A case study in bad customer service

We all have our horror stories of customer service. Few people have as many as me - I seem to have a hex on transacting any business with any entity. I like to say I am lucky in the big things in life so I pay for it with bad luck in the little things. When I couldn't stand the instability of ADSL internet connection any more (since I run webinars etc from home), I decided to be an early adopter of New Zealand's Ultra Fast Broadband (i.e. optical fibre) rollout. It didn't go well. Along the way just about every service sin was committed.

Click here for the story.

There are a litany of minor service failures here, but the key issue is the failure of all parties to understand what a service is.

They were all intent on selling me their product.

NONE wanted to sell me a service: a value-add to ensure my satisfaction, over and above the technology they were peddling. Box-droppers.

NONE wanted to take the responsibility to provide me the service I was seeking: a working fibre connection to all parts of my house.

For fun, let's count the classic service errors:

  • Unreliable communication mechanism (lost registration despite confirmation email) - Orcon
  • Failure to provide a solution to the customer's requirement - CTS
  • Failure of the customer to confirm the proposed solution fits requirements - me
  • New service rolled out but service desk and even level 2 support can't answer questions about it - Orcon, Chorus, CTS
  • Booking a transaction for a day when all technical staff are on holiday (the same tech staff made the booking) - Orcon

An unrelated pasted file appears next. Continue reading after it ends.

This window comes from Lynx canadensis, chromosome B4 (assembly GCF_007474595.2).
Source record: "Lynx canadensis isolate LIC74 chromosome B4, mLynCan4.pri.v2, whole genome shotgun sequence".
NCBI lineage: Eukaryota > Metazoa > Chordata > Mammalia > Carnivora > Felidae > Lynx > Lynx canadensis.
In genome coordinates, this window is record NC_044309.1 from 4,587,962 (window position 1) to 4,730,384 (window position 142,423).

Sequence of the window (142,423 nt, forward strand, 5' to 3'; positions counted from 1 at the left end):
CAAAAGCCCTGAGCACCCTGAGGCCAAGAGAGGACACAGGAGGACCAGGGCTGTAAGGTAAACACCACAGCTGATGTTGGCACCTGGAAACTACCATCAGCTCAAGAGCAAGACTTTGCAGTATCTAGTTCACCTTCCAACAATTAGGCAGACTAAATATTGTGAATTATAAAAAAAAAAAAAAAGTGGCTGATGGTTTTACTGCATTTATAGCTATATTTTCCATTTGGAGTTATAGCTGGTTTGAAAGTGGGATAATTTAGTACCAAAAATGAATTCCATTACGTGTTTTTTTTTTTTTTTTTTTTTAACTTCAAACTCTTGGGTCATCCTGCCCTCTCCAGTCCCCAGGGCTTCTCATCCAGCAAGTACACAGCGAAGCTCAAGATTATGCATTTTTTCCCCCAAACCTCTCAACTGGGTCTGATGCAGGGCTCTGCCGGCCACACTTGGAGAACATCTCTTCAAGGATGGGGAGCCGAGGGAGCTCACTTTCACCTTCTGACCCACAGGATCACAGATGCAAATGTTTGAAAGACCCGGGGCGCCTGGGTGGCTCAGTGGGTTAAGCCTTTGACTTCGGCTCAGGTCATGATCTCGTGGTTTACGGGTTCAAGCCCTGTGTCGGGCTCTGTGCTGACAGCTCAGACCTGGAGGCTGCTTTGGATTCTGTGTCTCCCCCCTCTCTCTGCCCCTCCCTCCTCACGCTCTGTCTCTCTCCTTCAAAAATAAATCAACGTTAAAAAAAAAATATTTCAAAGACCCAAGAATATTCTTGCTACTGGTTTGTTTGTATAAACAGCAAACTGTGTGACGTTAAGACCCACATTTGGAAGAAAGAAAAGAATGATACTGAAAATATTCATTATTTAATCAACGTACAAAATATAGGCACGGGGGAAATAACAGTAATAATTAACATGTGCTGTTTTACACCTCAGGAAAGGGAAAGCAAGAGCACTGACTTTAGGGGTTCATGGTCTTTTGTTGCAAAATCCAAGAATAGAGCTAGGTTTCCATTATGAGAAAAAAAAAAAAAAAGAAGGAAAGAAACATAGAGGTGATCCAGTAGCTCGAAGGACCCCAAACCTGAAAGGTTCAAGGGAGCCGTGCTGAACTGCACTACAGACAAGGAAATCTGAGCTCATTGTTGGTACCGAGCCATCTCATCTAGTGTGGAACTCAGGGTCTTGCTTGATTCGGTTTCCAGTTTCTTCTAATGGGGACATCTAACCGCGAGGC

• Service desk don't know the available escalation path - Orcon, and/or their Phillippine service desk service provider
  • Fobbing off the user by promising a callback or worse still proposing they call an unresponsive number - Phillippine service desk service provider
  • Arguing with the angry user - Phillippine service desk service provider
  • Every contact is a new ticket - Orcon
  • Bad functional design - CTS
  • No technical design documentation - CTS, me
  • Lack of technical knowledge by designers (number of ports on modem, size of cabinet required, presence of wifi) - CTS
  • Poor quality workmanship (broken cover) - Chorus (sub-contractor)
  • No accountability for sub-contractors - Chorus won't accept accountability for subbie
  • No accountability for service providers - Orcon won't accept accountability for Chorus
  • Noone wants to be aggregator or integrator - the customer has to do it - CTS or Orcon should offer this service.

What did I miss?

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